🟠 The Endowment Effect: this is the tendency for individuals to place a higher value on objects they own, which can be translated into fitness apps by emphasizing users’ ownership of their health journey and progress. Personalized profiles, goal setting during onboarding and fitness programs can tap into users’ sense of ownership, motivating them to continue engaging with the app and making positive lifestyle changes. One size does not fit all when it comes to wellness. Each individual has unique preferences, motivations, and challenges on their wellness journey, necessitating a personalized approach to app design and intervention delivery. For example, Feelictics and other AI-based fitness apps leverage sophisticated algorithms to provide users tailored recommendations, adaptive training programs, and intelligent coaching based on real-time user data and performance.

🟠 Variable Rewards and Gamification: These tools can be incorporated to create habit forming designs. Based on Nir Eyal’s Hook Model, these habit-forming apps should leverage on 4 steps: a trigger, an action, a variable reward and an investment. For example, this could consist of a notification reminder for a daily workout as the trigger, the action of completing a class, a badge or bonus as a reward, and finally the time and effort invested in adding and personalizing their fitness goals within the app. The key is for the rewards to be varied, as the unpredictability increases user engagement. Also, adding gamification features such as leaderboards and progress trackers can help users stick to their new routine by leveraging on their sense of pride and feeling of accomplishment, tapping into users’ intrinsic motivation and desire for achievement. Asana Rebel, amongst many others, utilizes the progress bar to showcase the user’s advancement towards their weekly goal as well as the user’s streak count to promote user engagement.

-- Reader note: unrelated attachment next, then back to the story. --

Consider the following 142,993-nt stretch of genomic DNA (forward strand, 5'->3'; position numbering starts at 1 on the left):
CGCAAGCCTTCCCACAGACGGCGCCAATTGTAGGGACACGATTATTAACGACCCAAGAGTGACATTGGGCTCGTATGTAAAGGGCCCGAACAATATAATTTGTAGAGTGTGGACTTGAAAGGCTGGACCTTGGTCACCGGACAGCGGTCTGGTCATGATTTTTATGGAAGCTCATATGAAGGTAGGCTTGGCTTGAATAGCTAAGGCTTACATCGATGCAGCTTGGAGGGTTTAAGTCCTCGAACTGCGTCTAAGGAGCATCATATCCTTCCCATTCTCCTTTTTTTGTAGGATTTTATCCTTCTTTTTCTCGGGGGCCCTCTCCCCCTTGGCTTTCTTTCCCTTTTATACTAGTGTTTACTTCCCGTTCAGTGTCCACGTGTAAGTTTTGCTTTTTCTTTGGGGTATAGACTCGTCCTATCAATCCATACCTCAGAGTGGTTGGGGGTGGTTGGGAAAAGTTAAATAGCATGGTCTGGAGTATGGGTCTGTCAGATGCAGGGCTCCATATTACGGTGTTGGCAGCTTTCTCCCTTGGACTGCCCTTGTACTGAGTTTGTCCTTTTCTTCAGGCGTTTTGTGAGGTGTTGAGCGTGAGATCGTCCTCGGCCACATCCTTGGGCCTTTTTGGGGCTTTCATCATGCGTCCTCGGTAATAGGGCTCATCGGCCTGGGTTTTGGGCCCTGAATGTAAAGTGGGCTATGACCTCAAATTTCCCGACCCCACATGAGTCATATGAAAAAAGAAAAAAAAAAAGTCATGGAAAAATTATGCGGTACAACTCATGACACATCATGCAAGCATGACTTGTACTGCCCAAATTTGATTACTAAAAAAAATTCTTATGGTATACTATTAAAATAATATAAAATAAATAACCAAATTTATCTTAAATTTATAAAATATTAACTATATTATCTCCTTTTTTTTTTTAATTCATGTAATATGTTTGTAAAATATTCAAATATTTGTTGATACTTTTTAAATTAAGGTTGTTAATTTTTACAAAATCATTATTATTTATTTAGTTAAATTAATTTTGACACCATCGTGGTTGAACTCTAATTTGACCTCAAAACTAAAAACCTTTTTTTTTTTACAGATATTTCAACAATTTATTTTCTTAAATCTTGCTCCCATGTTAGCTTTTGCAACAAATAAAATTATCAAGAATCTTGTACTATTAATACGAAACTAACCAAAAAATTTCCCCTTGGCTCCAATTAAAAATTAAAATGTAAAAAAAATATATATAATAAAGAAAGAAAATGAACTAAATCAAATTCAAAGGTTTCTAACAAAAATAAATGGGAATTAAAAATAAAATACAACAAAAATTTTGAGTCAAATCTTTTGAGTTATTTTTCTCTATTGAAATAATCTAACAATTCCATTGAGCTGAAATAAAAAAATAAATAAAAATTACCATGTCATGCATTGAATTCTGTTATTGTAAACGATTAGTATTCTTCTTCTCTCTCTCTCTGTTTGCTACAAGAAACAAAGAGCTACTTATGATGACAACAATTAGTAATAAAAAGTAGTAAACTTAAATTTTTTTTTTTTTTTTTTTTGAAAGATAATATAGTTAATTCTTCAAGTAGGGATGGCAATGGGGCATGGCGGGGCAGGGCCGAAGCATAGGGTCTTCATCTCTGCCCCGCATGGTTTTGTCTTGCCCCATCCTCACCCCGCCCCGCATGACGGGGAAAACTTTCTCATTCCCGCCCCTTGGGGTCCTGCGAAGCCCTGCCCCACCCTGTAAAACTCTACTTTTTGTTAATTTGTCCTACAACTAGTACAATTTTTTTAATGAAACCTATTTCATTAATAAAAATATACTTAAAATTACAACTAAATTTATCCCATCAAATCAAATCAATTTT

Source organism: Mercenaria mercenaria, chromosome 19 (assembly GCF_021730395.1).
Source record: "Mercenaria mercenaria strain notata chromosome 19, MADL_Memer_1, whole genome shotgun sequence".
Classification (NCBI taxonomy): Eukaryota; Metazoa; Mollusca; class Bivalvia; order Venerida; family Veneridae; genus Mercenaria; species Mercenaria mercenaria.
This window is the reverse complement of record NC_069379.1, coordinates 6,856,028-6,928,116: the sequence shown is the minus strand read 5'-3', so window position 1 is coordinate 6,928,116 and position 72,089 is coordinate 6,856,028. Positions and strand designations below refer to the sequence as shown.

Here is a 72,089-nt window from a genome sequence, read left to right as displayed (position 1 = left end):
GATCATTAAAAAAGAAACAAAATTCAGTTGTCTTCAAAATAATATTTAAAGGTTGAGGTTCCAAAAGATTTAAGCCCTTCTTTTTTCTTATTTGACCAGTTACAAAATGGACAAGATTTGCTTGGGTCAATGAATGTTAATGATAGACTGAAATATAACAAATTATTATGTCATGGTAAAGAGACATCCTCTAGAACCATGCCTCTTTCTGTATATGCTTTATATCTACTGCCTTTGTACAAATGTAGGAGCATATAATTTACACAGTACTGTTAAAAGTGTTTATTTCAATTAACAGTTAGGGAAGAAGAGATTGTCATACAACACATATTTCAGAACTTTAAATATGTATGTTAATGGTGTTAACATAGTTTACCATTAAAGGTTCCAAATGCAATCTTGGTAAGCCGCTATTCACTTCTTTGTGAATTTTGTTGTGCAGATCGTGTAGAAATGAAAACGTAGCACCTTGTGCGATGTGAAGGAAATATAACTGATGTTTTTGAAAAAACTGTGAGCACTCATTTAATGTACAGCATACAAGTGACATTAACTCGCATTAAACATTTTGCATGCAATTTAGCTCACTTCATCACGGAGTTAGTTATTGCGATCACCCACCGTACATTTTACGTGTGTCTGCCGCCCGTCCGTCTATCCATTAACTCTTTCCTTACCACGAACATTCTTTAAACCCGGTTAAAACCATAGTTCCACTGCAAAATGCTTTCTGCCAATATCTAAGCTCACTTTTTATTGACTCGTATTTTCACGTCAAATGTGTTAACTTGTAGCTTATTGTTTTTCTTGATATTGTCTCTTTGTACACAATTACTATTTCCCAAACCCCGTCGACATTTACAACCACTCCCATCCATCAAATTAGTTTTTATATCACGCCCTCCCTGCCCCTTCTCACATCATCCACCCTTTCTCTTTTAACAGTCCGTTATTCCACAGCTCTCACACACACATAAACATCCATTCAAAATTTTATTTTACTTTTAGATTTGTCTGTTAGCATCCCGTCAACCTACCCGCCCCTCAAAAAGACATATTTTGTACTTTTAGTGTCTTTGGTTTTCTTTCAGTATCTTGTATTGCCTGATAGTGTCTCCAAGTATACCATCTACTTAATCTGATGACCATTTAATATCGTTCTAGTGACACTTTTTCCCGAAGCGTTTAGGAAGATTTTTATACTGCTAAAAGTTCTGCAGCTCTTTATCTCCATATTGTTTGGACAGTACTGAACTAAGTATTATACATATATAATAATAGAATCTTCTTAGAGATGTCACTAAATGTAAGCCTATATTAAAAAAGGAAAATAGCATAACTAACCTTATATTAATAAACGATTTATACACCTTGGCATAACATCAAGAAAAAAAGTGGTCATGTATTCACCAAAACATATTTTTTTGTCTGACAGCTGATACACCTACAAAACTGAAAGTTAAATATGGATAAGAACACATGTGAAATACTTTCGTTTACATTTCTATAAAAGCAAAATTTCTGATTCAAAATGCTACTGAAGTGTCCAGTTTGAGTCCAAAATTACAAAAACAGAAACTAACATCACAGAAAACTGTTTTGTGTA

🟠 The Bandwagon Effect: By leveraging the bandwagon effect, which is the tendency for individuals to adopt behaviors perceived to be popular or widely accepted by others, UX designers can incorporate social features that highlight positive user interactions and achievements. Social connections and peer support play a significant role in shaping human behavior, particularly when it comes to health-related decisions and behaviors. The influence of social norms, social comparison, and social support is why so many wellness-related apps integrate features such as community forums and social sharing functionalities or leaderboards and challenges to help users adopt a healthier lifestyle. Developers can harness the collective power of social influence to drive positive behavior change and enhance user retention in the process. For instance, a great example of this is the ginormous SWEAT community lead by the Australian trainer Kayla Itsines, which has helped so many women stick to fitter lifestyles in the long-term.